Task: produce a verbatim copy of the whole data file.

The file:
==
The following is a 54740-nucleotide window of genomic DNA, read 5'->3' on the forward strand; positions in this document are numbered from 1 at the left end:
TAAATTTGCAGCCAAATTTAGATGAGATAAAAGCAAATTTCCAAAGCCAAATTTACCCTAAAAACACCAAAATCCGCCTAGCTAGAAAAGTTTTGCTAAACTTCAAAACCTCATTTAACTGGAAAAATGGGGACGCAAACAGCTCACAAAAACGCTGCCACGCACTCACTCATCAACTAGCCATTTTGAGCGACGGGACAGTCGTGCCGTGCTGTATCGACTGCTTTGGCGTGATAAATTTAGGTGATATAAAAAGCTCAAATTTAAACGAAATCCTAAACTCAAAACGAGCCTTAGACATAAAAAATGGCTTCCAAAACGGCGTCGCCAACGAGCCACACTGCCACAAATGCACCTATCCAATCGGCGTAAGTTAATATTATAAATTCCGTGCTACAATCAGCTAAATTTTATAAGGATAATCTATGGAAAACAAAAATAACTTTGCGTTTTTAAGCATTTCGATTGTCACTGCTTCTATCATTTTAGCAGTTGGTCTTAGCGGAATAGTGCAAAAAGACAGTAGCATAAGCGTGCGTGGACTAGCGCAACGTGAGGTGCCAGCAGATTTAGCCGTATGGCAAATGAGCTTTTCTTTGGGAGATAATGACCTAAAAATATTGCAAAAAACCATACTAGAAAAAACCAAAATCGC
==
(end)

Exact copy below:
The following is a 54740-nucleotide window of genomic DNA, read 5'->3' on the forward strand; positions in this document are numbered from 1 at the left end:
TAAATTTGCAGCCAAATTTAGATGAGATAAAAGCAAATTTCCAAAGCCAAATTTACCCTAAAAACACCAAAATCCGCCTAGCTAGAAAAGTTTTGCTAAACTTCAAAACCTCATTTAACTGGAAAAATGGGGACGCAAACAGCTCACAAAAACGCTGCCACGCACTCACTCATCAACTAGCCATTTTGAGCGACGGGACAGTCGTGCCGTGCTGTATCGACTGCTTTGGCGTGATAAATTTAGGTGATATAAAAAGCTCAAATTTAAACGAAATCCTAAACTCAAAACGAGCCTTAGACATAAAAAATGGCTTCCAAAACGGCGTCGCCAACGAGCCACACTGCCACAAATGCACCTATCCAATCGGCGTAAGTTAATATTATAAATTCCGTGCTACAATCAGCTAAATTTTATAAGGATAATCTATGGAAAACAAAAATAACTTTGCGTTTTTAAGCATTTCGATTGTCACTGCTTCTATCATTTTAGCAGTTGGTCTTAGCGGAATAGTGCAAAAAGACAGTAGCATAAGCGTGCGTGGACTAGCGCAACGTGAGGTGCCAGCAGATTTAGCCGTATGGCAAATGAGCTTTTCTTTGGGAGATAATGACCTAAAAATATTGCAAAAAACCATACTAGAAAAAACCAAAATCGC